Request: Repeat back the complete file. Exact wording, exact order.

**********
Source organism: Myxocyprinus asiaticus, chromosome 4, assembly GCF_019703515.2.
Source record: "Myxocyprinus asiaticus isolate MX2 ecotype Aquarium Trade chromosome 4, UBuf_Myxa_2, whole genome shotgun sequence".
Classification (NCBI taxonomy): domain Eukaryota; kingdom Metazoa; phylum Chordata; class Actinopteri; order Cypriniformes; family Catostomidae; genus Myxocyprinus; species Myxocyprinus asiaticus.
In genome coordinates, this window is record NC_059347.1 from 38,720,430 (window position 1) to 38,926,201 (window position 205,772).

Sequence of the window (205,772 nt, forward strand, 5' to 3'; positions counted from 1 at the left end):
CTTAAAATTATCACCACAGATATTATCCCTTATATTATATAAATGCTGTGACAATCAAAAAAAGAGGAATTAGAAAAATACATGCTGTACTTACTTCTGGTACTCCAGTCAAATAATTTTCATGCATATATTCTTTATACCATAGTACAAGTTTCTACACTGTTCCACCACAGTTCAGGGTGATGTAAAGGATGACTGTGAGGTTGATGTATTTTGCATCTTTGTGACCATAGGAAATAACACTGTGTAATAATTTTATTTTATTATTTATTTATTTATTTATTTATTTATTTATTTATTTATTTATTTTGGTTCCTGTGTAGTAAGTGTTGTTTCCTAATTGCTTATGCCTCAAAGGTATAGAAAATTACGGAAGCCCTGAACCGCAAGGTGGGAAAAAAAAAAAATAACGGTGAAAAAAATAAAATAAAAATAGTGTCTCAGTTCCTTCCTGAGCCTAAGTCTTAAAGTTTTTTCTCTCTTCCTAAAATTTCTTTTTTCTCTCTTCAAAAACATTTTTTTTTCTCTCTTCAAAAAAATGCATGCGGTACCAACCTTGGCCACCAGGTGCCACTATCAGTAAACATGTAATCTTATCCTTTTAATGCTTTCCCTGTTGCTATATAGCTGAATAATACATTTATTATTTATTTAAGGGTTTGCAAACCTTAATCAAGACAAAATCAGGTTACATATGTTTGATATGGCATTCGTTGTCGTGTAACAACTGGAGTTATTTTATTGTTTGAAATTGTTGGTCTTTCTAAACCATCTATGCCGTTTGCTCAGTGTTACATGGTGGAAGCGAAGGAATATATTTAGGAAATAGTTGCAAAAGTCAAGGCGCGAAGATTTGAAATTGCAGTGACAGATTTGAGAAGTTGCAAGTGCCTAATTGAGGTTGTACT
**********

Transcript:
Source organism: Myxocyprinus asiaticus, chromosome 4, assembly GCF_019703515.2.
Source record: "Myxocyprinus asiaticus isolate MX2 ecotype Aquarium Trade chromosome 4, UBuf_Myxa_2, whole genome shotgun sequence".
Classification (NCBI taxonomy): domain Eukaryota; kingdom Metazoa; phylum Chordata; class Actinopteri; order Cypriniformes; family Catostomidae; genus Myxocyprinus; species Myxocyprinus asiaticus.
In genome coordinates, this window is record NC_059347.1 from 38,720,430 (window position 1) to 38,926,201 (window position 205,772).

Sequence of the window (205,772 nt, forward strand, 5' to 3'; positions counted from 1 at the left end):
CTTAAAATTATCACCACAGATATTATCCCTTATATTATATAAATGCTGTGACAATCAAAAAAAGAGGAATTAGAAAAATACATGCTGTACTTACTTCTGGTACTCCAGTCAAATAATTTTCATGCATATATTCTTTATACCATAGTACAAGTTTCTACACTGTTCCACCACAGTTCAGGGTGATGTAAAGGATGACTGTGAGGTTGATGTATTTTGCATCTTTGTGACCATAGGAAATAACACTGTGTAATAATTTTATTTTATTATTTATTTATTTATTTATTTATTTATTTATTTATTTATTTATTTTGGTTCCTGTGTAGTAAGTGTTGTTTCCTAATTGCTTATGCCTCAAAGGTATAGAAAATTACGGAAGCCCTGAACCGCAAGGTGGGAAAAAAAAAAAATAACGGTGAAAAAAATAAAATAAAAATAGTGTCTCAGTTCCTTCCTGAGCCTAAGTCTTAAAGTTTTTTCTCTCTTCCTAAAATTTCTTTTTTCTCTCTTCAAAAACATTTTTTTTTCTCTCTTCAAAAAAATGCATGCGGTACCAACCTTGGCCACCAGGTGCCACTATCAGTAAACATGTAATCTTATCCTTTTAATGCTTTCCCTGTTGCTATATAGCTGAATAATACATTTATTATTTATTTAAGGGTTTGCAAACCTTAATCAAGACAAAATCAGGTTACATATGTTTGATATGGCATTCGTTGTCGTGTAACAACTGGAGTTATTTTATTGTTTGAAATTGTTGGTCTTTCTAAACCATCTATGCCGTTTGCTCAGTGTTACATGGTGGAAGCGAAGGAATATATTTAGGAAATAGTTGCAAAAGTCAAGGCGCGAAGATTTGAAATTGCAGTGACAGATTTGAGAAGTTGCAAGTGCCTAATTGAGGTTGTACT